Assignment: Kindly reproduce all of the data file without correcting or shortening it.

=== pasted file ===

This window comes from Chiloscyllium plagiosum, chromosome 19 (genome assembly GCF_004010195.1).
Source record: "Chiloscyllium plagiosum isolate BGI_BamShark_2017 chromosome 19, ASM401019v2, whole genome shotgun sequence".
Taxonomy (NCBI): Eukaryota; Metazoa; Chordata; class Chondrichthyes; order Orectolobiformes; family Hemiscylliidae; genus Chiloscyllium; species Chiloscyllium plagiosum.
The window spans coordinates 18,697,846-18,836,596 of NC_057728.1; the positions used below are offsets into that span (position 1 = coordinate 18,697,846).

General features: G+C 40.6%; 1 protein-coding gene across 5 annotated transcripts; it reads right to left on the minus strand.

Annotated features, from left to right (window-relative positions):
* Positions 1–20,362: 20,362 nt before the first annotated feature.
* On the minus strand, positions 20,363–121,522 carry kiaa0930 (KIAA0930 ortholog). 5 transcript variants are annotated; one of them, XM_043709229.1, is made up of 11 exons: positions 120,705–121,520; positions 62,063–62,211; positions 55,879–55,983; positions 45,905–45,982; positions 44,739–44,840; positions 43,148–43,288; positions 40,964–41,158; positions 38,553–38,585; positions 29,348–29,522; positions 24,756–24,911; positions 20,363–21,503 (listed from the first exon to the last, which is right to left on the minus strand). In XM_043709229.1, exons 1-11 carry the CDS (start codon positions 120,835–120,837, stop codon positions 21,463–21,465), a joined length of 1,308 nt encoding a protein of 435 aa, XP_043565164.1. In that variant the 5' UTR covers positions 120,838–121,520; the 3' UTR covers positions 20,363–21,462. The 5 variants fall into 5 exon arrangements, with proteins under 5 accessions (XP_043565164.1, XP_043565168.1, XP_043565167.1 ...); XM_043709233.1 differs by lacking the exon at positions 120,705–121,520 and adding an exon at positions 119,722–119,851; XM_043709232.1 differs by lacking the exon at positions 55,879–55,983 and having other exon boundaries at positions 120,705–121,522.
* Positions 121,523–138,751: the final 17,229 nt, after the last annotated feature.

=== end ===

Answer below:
This window comes from Chiloscyllium plagiosum, chromosome 19 (genome assembly GCF_004010195.1).
Source record: "Chiloscyllium plagiosum isolate BGI_BamShark_2017 chromosome 19, ASM401019v2, whole genome shotgun sequence".
Taxonomy (NCBI): Eukaryota; Metazoa; Chordata; class Chondrichthyes; order Orectolobiformes; family Hemiscylliidae; genus Chiloscyllium; species Chiloscyllium plagiosum.
The window spans coordinates 18,697,846-18,836,596 of NC_057728.1; the positions used below are offsets into that span (position 1 = coordinate 18,697,846).

General features: G+C 40.6%; 1 protein-coding gene across 5 annotated transcripts; it reads right to left on the minus strand.

Annotated features, from left to right (window-relative positions):
* Positions 1–20,362: 20,362 nt before the first annotated feature.
* On the minus strand, positions 20,363–121,522 carry kiaa0930 (KIAA0930 ortholog). 5 transcript variants are annotated; one of them, XM_043709229.1, is made up of 11 exons: positions 120,705–121,520; positions 62,063–62,211; positions 55,879–55,983; positions 45,905–45,982; positions 44,739–44,840; positions 43,148–43,288; positions 40,964–41,158; positions 38,553–38,585; positions 29,348–29,522; positions 24,756–24,911; positions 20,363–21,503 (listed from the first exon to the last, which is right to left on the minus strand). In XM_043709229.1, exons 1-11 carry the CDS (start codon positions 120,835–120,837, stop codon positions 21,463–21,465), a joined length of 1,308 nt encoding a protein of 435 aa, XP_043565164.1. In that variant the 5' UTR covers positions 120,838–121,520; the 3' UTR covers positions 20,363–21,462. The 5 variants fall into 5 exon arrangements, with proteins under 5 accessions (XP_043565164.1, XP_043565168.1, XP_043565167.1 ...); XM_043709233.1 differs by lacking the exon at positions 120,705–121,520 and adding an exon at positions 119,722–119,851; XM_043709232.1 differs by lacking the exon at positions 55,879–55,983 and having other exon boundaries at positions 120,705–121,522.
* Positions 121,523–138,751: the final 17,229 nt, after the last annotated feature.